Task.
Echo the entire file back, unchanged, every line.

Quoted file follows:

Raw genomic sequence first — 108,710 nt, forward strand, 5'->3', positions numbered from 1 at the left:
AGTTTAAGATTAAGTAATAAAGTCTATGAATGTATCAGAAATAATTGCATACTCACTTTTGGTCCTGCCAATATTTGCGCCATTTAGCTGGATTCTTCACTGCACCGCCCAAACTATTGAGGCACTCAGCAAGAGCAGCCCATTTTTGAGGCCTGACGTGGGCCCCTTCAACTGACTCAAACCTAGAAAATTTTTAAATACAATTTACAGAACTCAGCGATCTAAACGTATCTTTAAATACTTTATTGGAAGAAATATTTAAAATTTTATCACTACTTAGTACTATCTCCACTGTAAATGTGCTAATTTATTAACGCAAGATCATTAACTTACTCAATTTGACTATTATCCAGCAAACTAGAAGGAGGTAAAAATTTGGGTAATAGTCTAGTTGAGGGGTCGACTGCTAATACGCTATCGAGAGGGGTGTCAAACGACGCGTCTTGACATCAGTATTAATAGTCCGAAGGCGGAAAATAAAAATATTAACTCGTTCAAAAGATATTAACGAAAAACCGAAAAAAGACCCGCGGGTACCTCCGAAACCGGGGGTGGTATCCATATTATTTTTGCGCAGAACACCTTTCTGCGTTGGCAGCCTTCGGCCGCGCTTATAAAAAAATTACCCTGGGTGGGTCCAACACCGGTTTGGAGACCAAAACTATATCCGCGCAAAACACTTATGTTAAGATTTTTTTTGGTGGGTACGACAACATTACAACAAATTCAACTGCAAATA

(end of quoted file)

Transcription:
Raw genomic sequence first — 108,710 nt, forward strand, 5'->3', positions numbered from 1 at the left:
AGTTTAAGATTAAGTAATAAAGTCTATGAATGTATCAGAAATAATTGCATACTCACTTTTGGTCCTGCCAATATTTGCGCCATTTAGCTGGATTCTTCACTGCACCGCCCAAACTATTGAGGCACTCAGCAAGAGCAGCCCATTTTTGAGGCCTGACGTGGGCCCCTTCAACTGACTCAAACCTAGAAAATTTTTAAATACAATTTACAGAACTCAGCGATCTAAACGTATCTTTAAATACTTTATTGGAAGAAATATTTAAAATTTTATCACTACTTAGTACTATCTCCACTGTAAATGTGCTAATTTATTAACGCAAGATCATTAACTTACTCAATTTGACTATTATCCAGCAAACTAGAAGGAGGTAAAAATTTGGGTAATAGTCTAGTTGAGGGGTCGACTGCTAATACGCTATCGAGAGGGGTGTCAAACGACGCGTCTTGACATCAGTATTAATAGTCCGAAGGCGGAAAATAAAAATATTAACTCGTTCAAAAGATATTAACGAAAAACCGAAAAAAGACCCGCGGGTACCTCCGAAACCGGGGGTGGTATCCATATTATTTTTGCGCAGAACACCTTTCTGCGTTGGCAGCCTTCGGCCGCGCTTATAAAAAAATTACCCTGGGTGGGTCCAACACCGGTTTGGAGACCAAAACTATATCCGCGCAAAACACTTATGTTAAGATTTTTTTTGGTGGGTACGACAACATTACAACAAATTCAACTGCAAATA